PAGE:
“Fit is not a sizing issue. It’s an inventory issue.” This is incredibly important. OPM can fit any person in the world, but no store wants to carry that much inventory. They can’t afford it, nor would the supply chain be efficient with it. That sort of statement is the start to rethinking everything.

OPM have the ability to make 40 million sizes for one garment. They're trying to figure out ways that will satisfy the customer’s fit requirements, but will not create excess inventory, multiple handling, or anything that’s inefficient or bad for the environment. Their system will allow a garment to be made exactly for an individual, rather than for a group of people that are a similar size in terms of weight and height.


There is very little waste with on-demand manufacturing. The textile and apparel industries use a “push” business model, but on-demand uses a “pull” model. We manufacture a product when it has already been sold - one at a time. We’ve seen the issues that are present with excess inventory in this industry. Most inventory that sits in warehouses is never sold. What happens to it? It’s either heavily discounted, some may be recycled, or in the worst case it ends up destroyed/ burned, like we saw with Burberry a few years ago. An on-demand model eliminates the need for this excess inventory and warehousing of product. They also offer complete fulfillment services which eliminates multiple handling of items, reducing an item’s overall carbon footprint. It’s a highly efficient, environmentally friendly way to make clothing.


They would love to say that on-demand manufacturing will become the new normal, but to think that it will take over 100% of the business. On-demand will play a very important role in the global manufacturing of goods, especially garments. But some items will always remain in mass production and will be better off mass produced, such as plain socks. But if you’re buying a blouse or a suit or shift dress, why not have it made exactly the way you want it made, the exact length you want, with the pockets where you want them, etc.? There are just so many advantages to it.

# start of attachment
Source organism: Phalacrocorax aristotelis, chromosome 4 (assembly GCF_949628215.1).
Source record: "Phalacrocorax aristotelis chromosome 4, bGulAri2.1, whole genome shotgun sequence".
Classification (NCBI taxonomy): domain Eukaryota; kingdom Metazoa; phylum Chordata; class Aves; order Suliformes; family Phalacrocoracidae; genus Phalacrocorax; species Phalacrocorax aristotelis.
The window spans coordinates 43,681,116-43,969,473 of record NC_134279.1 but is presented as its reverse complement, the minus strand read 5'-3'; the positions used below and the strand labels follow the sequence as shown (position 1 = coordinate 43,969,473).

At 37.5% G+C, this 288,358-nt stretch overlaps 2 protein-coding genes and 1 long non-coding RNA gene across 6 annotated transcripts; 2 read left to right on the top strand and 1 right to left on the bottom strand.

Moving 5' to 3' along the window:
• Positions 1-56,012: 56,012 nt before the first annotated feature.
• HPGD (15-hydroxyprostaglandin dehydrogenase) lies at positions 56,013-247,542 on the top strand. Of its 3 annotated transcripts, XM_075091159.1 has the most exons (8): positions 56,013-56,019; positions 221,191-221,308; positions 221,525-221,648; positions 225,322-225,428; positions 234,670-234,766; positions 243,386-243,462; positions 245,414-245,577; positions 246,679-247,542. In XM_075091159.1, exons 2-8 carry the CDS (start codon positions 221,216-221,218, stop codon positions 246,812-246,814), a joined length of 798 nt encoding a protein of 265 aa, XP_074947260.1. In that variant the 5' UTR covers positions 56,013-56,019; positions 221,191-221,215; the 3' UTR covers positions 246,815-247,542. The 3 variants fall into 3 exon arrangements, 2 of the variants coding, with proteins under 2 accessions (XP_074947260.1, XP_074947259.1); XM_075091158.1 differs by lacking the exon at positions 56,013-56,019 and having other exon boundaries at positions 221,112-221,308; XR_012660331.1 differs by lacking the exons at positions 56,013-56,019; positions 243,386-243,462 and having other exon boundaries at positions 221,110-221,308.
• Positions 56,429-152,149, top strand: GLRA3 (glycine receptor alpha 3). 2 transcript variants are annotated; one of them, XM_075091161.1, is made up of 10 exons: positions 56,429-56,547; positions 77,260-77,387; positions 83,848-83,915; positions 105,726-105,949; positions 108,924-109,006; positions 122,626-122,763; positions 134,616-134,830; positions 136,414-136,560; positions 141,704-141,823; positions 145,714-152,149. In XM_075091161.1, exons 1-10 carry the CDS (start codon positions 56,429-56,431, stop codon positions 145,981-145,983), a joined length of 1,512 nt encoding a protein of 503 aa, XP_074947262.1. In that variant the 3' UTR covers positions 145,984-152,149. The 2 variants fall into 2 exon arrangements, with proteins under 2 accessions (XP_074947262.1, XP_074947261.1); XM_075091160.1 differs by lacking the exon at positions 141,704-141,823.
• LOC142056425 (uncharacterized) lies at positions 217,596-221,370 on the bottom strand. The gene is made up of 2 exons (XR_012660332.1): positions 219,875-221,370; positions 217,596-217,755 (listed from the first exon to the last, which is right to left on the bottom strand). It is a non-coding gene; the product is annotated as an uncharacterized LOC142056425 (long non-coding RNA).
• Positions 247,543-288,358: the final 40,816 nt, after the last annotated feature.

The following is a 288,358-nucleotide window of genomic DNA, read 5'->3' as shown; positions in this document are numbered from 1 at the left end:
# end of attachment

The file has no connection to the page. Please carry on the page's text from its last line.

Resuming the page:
Back in March, OPM saw the shortage of PPE materials and wanted to do what they could to help the efforts. They have an incredibly skilled team of sewers who quickly created a mask pattern using their medical scrub fabric which is infused with an antimicrobial agent. They made the decision to switch their production lines to manufacturing masks late on a Thursday night. On Saturday they switched some equipment around, and by Sunday they were in full production and ramped up 100%. It was a very fast turnover and Kirby thinks that flexibility is important. It has been an interesting time as they shifted their process to a more traditional system manufacturing in bulk versus one-at-a-time. We’ve already begun to switch lines back to our on-demand model as PPE is starting to flood the market again from overseas. But what we’ve learned is being able to make these moves gives us what we call, “burst capacity.” This is the ability to maximize production in areas of high demand, like PPE. The ability to adapt quickly for burst capacity will become increasingly important in the future.